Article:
Tuesday, August 16, 2011

Gluttony Is Olympian Sport on Travel Channel

When did gluttony become an Olympic sport?

The Travel Channel’s Man vs. Food Nation promotes over-eating as a Herculean and manly trait.

Complete with crowd encouragement and melodramatic music, Adam Richman travels the country eating at restaurants that offer supersize platters for gargantuan eaters.

Richman huffs, puffs, and sweats his way through seriously oversize portions that may be seasoned with the hottest chile peppers and spices.

Comparisons to athletic training are explicit and frequent. The show’s star frames his showdowns with obscenely large meals at competitive events. The recipes – burgers, pizza, and the like – are loaded with carbohydrates and calories.

This show is so popular that Man vs. Food Nation evolved from the original program, Man vs. Food.

The promotion of gluttony is disturbing – especially when no show similarly glamorizes a gourmand for eating wisely controlled portions of healthy foods.

According to the Centers for Disease Control, nearly one-third of the U.S. population is obese. The number of obese children has doubled since 1980, and fat adolescents have tripled.

The consequences of obesity are serious health problems – from diabetes to heart attack and stroke – and early death.

We often think the word obese is a politically-correct way to avoid calling someone fat. In fact, the definition of obesity is being fat to the point where a person’s health is harmed.

CDC is so concerned with the effects of our national gluttony and poor eating habits that web page after page is devoted to such topics as U.S. health care costs are as out of control as our eating – and the link is scientifically proven. Travel Channel’s contribution to this health quarmire, Man vs. Food Nation, is unconscionable. And that's not all. Similar programming that vaunts over-eating includes World's Best Places to Pig out, for example. What's next -- a program that shows a smoker traveling the country to over-indulge the best tobacco? Travel Channel is one of several liftstyle networks conjointly owned by Scripps Networks Interactive (70 percent) and the Tribune Company (30 percent).
There’s lot of irresponsible programming on TV, of course. People rant about sexual content, depictions of unmarried parents, and violence, for example. Controversy reigns because the nation cannot agree about social values.

The jury is not, however, about the link between gluttony, obesity, disease, and death. The consequences gluttony contribute our overburdened health care system.

Scripps Interactive and the Tribune Company are irresponsible to air a show that promotes over-eating as a competitive sport.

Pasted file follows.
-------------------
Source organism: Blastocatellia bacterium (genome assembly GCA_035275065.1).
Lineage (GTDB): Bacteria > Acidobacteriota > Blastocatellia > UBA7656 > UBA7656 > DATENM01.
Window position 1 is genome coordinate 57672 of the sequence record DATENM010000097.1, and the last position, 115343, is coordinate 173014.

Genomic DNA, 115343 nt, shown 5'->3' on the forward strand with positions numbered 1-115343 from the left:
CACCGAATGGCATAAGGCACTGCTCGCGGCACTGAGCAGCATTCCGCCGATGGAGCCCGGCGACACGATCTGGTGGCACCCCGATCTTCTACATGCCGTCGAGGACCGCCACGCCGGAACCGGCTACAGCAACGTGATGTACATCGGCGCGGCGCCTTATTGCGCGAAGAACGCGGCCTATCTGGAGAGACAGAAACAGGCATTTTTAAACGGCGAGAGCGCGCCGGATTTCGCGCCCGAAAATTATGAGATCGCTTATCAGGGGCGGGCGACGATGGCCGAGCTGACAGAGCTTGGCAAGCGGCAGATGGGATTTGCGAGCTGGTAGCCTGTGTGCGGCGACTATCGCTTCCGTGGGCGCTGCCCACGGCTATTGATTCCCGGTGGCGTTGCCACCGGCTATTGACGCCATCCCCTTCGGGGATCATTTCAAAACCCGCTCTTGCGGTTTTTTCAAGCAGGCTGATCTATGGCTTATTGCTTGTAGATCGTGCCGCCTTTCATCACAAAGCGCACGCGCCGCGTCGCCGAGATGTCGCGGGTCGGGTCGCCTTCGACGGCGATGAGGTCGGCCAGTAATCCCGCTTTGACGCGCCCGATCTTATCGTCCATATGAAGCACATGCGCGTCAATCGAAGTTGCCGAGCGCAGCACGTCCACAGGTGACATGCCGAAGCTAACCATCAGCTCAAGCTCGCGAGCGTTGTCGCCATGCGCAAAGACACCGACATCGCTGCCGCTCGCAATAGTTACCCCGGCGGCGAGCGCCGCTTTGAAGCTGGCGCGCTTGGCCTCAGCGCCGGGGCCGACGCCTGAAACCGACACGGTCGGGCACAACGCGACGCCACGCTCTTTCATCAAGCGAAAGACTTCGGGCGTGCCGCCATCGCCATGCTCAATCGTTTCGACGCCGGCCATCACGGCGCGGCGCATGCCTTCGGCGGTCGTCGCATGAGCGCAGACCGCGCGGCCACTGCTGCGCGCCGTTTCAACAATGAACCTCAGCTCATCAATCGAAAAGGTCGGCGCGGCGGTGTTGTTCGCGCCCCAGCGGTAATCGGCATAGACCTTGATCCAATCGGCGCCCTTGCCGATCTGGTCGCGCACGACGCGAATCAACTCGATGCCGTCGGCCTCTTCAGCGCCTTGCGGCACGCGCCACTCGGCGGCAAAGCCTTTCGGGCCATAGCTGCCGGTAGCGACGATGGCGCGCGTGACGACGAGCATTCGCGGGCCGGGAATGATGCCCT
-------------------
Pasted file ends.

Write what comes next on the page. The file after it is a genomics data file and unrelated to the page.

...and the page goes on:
Sunday, July 17, 2011

Fort Lauderdale Murals: Trompe L'Oeil Street Art

A huge mural graces the side of a three-story building at 1995 East Oakland Park Boulevard in Tamarac. Trompe l'oeil street art is a free delight among Fort Lauderdale things-to-see.

The sunset colors recreate the glowing peaches of a subtropical evening. Details, such as the shadow of a bird, add to the realism.

The artist has left name and phone number for admirers.

A few blocks away, a sub sandwich shop advertises its location at 1100 East Oakland Park Boulevard with this clever rendition of a European-style street cafe.

This colorful scene artfully disguises an awkward corner where a strip mall abuts an older, larger building. A patch of blue sky at the right top blends with the normally blue skies of South Florida. Even the yellow bricks, left, are fluently incorporated into the mural.

The close-up, below, shows the colorful palette of this creation.

I enjoy the murals that seem to be cropping up everywhere, adding interest to otherwise blank or even unsightly walls. Cheers for these street artists.

More Murals

Scroll down to see mural on Las Olas Boulevard.

Historical mural on Broward Boulevard is last photo.

Mid-century modern buildings at beach

Mid-century modern buildings, Seven Isles, off Las Olas Boulevard

Wednesday, June 08, 2011

The Wise Crone Archetype Is Depicted in Long Interviews with Real Women

Interest in the third face of the maiden-mother-crone archetype is spawning books, articles, and even a magazine. One of the best is The Living Spirit of the Crone, fluently written by Sally Palmer Thomason (Minneapolis: Fortress Press, Theology and Sciences series).

The wise crone is emerging as a woman symbol for conscious aging.

Fluently Written and Very Readable

This highly readable book is a serious contemplation on growing old for women. Starting with feminist efforts to reclaim the wise crone archetype as a woman symbol of feminine power, Thomason effectively uses the long interview format to bring into focus the epiphanies of late life for specific women.

This is both the strength and the weakness of The Living Spirit of the Crone. Thomason uses the best practices of ethnographic research by checking back with her sources to comment on whether her interview descriptions capture the essence of what each wanted to express. In one instance, she has even translated the interview into a prose poem.

Interviews Offer Depth Not Glib Anecdotes